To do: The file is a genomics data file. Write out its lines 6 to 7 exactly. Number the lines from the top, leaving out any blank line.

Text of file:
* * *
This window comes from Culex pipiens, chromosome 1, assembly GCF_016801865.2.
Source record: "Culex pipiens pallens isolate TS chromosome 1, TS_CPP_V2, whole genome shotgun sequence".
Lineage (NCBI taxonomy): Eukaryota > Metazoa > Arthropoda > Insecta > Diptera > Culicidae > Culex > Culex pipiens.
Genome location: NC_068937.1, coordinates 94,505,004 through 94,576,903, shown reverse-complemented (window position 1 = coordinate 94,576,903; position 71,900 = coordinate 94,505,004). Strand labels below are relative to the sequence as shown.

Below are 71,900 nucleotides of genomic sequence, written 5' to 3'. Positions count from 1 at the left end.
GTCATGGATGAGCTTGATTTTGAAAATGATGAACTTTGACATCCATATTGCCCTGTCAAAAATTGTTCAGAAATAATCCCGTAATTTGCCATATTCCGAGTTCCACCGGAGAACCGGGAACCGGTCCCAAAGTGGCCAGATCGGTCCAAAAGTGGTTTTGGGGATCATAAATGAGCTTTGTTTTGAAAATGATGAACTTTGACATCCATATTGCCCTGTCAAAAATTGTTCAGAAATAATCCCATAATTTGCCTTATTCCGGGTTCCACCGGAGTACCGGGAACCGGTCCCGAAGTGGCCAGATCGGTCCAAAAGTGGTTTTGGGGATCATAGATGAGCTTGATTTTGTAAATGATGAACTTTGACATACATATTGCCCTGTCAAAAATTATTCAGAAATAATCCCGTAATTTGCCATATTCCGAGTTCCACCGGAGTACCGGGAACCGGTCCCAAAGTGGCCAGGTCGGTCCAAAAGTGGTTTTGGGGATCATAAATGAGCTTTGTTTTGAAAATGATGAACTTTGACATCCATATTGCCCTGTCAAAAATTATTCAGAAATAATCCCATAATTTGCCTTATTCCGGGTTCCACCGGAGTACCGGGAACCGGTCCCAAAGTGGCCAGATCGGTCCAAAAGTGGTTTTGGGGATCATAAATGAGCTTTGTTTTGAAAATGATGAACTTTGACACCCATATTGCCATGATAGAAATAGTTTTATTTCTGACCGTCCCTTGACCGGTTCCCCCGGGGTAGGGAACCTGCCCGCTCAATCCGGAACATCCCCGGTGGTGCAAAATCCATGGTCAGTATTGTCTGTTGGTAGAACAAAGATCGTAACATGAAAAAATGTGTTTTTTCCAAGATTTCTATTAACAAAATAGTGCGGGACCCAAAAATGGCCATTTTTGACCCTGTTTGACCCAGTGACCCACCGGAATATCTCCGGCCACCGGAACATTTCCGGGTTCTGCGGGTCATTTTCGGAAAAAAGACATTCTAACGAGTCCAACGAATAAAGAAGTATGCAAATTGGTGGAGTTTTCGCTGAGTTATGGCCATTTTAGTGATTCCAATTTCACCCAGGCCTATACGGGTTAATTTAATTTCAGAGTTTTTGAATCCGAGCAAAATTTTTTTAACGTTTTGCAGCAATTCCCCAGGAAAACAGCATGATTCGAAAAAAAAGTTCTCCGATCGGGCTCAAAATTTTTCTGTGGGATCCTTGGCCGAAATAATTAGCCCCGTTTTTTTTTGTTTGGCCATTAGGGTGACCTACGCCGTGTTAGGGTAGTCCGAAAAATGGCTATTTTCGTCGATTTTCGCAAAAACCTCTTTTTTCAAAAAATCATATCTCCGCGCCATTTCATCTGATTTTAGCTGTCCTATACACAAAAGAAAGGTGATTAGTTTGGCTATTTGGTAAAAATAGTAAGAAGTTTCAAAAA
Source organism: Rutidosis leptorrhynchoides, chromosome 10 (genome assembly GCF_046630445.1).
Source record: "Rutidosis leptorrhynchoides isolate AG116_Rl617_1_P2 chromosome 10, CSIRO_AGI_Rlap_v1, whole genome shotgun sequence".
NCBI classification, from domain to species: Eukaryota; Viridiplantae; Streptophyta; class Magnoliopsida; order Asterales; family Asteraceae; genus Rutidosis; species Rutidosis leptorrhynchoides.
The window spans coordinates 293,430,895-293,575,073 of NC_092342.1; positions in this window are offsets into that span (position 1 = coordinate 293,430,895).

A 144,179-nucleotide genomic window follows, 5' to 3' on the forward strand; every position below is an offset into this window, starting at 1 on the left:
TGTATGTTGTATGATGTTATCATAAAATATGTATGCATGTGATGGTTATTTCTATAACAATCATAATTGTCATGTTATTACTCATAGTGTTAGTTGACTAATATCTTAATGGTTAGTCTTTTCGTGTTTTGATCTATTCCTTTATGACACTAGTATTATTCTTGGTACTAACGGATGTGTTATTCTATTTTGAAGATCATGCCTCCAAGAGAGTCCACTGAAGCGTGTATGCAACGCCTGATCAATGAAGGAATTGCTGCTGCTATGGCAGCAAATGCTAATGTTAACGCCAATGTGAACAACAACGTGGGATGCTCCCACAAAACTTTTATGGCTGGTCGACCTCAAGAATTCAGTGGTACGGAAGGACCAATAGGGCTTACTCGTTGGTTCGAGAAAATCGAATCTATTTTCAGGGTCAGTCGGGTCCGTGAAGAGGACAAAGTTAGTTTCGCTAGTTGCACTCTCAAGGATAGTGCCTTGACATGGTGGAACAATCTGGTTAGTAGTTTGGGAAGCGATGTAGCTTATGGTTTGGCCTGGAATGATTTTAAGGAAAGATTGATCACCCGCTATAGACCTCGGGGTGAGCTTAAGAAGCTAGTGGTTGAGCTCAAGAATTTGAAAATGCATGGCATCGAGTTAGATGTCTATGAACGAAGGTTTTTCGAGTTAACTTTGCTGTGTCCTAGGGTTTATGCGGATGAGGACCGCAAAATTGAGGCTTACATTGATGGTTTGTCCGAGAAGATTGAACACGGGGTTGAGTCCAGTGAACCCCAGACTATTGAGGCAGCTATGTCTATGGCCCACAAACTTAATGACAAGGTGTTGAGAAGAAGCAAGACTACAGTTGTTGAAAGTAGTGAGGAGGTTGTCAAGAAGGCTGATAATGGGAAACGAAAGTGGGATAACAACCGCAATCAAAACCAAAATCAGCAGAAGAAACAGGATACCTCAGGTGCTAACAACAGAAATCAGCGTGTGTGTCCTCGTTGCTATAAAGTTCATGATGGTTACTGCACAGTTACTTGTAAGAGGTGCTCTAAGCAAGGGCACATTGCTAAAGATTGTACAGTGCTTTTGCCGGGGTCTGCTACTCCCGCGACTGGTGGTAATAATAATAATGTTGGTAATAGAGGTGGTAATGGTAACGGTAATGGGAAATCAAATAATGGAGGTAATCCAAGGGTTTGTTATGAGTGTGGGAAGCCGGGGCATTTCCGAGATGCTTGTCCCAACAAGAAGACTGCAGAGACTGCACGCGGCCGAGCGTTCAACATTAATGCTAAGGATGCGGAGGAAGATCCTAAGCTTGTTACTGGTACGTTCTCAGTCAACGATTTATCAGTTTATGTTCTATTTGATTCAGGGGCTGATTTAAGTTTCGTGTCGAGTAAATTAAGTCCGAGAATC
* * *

GTCATGGATGAGCTTGATTTTGAAAATGATGAACTTTGACATCCATATTGCCCTGTCAAAAATTGTTCAGAAATAATCCCGTAATTTGCCATATTCCGAGTTCCACCGGAGAACCGGGAACCGGTCCCAAAGTGGCCAGATCGGTCCAAAAGTGGTTTTGGGGATCATAAATGAGCTTTGTTTTGAAAATGATGAACTTTGACATCCATATTGCCCTGTCAAAAATTGTTCAGAAATAATCCCATAATTTGCCTTATTCCGGGTTCCACCGGAGTACCGGGAACCGGTCCCGAAGTGGCCAGATCGGTCCAAAAGTGGTTTTGGGGATCATAGATGAGCTTGATTTTGTAAATGATGAACTTTGACATACATATTGCCCTGTCAAAAATTATTCAGAAATAATCCCGTAATTTGCCATATTCCGAGTTCCACCGGAGTACCGGGAACCGGTCCCAAAGTGGCCAGGTCGGTCCAAAAGTGGTTTTGGGGATCATAAATGAGCTTTGTTTTGAAAATGATGAACTTTGACATCCATATTGCCCTGTCAAAAATTATTCAGAAATAATCCCATAATTTGCCTTATTCCGGGTTCCACCGGAGTACCGGGAACCGGTCCCAAAGTGGCCAGATCGGTCCAAAAGTGGTTTTGGGGATCATAAATGAGCTTTGTTTTGAAAATGATGAACTTTGACACCCATATTGCCATGATAGAAATAGTTTTATTTCTGACCGTCCCTTGACCGGTTCCCCCGGGGTAGGGAACCTGCCCGCTCAATCCGGAACATCCCCGGTGGTGCAAAATCCATGGTCAGTATTGTCTGTTGGTAGAACAAAGATCGTAACATGAAAAAATGTGTTTTTTCCAAGATTTCTATTAACAAAATAGTGCGGGACCCAAAAATGGCCATTTTTGACCCTGTTTGACCCAGTGACCCACCGGAATATCTCCGGCCACCGGAACATTTCCGGGTTCTGCGGGTCATTTTCGGAAAAAAGACATTCTAACGAGTCCAACGAATAAAGAAGTATGCAAATTGGTGGAGTTTTCGCTGAGTTATGGCCATTTTAGTGATTCCAATTTCACCCAGGCCTATACGGGTTAATTTAATTTCAGAGTTTTTGAATCCGAGCAAAATTTTTTTAACGTTTTGCAGCAATTCCCCAGGAAAACAGCATGATTCGAAAAAAAAGTTCTCCGATCGGGCTCAAAATTTTTCTGTGGGATCCTTGGCCGAAATAATTAGCCCCGTTTTTTTTTGTTTGGCCATTAGGGTGACCTACGCCGTGTTAGGGTAGTCCGAAAAATGGCTATTTTCGTCGATTTTCGCAAAAACCTCTTTTTTCAAAAAATCATATCTCCGCGCCATTTCATCTGATTTTAGCTGTCCTATACACAAAAGAAAGGTGATTAGTTTGGCTATTTGGTAAAAATAGTAAGAAGTTTCAAAAA
Source organism: Rutidosis leptorrhynchoides, chromosome 10 (genome assembly GCF_046630445.1).